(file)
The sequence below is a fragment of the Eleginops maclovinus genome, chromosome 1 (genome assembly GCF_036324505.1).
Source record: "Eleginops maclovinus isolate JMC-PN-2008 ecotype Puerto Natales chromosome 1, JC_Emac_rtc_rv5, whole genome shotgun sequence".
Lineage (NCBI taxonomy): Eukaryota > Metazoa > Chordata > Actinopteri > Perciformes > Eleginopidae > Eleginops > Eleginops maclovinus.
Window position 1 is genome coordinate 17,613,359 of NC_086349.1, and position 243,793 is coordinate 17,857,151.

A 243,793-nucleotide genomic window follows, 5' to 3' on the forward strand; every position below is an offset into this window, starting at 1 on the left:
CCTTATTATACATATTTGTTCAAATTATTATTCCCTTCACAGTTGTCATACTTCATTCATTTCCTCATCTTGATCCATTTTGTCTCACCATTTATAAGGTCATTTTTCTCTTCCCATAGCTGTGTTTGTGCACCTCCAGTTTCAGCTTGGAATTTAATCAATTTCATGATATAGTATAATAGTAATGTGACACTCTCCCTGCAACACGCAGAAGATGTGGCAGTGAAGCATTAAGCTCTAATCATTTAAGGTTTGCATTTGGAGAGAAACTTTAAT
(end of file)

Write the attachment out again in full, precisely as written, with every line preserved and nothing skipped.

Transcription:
The sequence below is a fragment of the Eleginops maclovinus genome, chromosome 1 (genome assembly GCF_036324505.1).
Source record: "Eleginops maclovinus isolate JMC-PN-2008 ecotype Puerto Natales chromosome 1, JC_Emac_rtc_rv5, whole genome shotgun sequence".
Lineage (NCBI taxonomy): Eukaryota > Metazoa > Chordata > Actinopteri > Perciformes > Eleginopidae > Eleginops > Eleginops maclovinus.
Window position 1 is genome coordinate 17,613,359 of NC_086349.1, and position 243,793 is coordinate 17,857,151.

A 243,793-nucleotide genomic window follows, 5' to 3' on the forward strand; every position below is an offset into this window, starting at 1 on the left:
CCTTATTATACATATTTGTTCAAATTATTATTCCCTTCACAGTTGTCATACTTCATTCATTTCCTCATCTTGATCCATTTTGTCTCACCATTTATAAGGTCATTTTTCTCTTCCCATAGCTGTGTTTGTGCACCTCCAGTTTCAGCTTGGAATTTAATCAATTTCATGATATAGTATAATAGTAATGTGACACTCTCCCTGCAACACGCAGAAGATGTGGCAGTGAAGCATTAAGCTCTAATCATTTAAGGTTTGCATTTGGAGAGAAACTTTAAT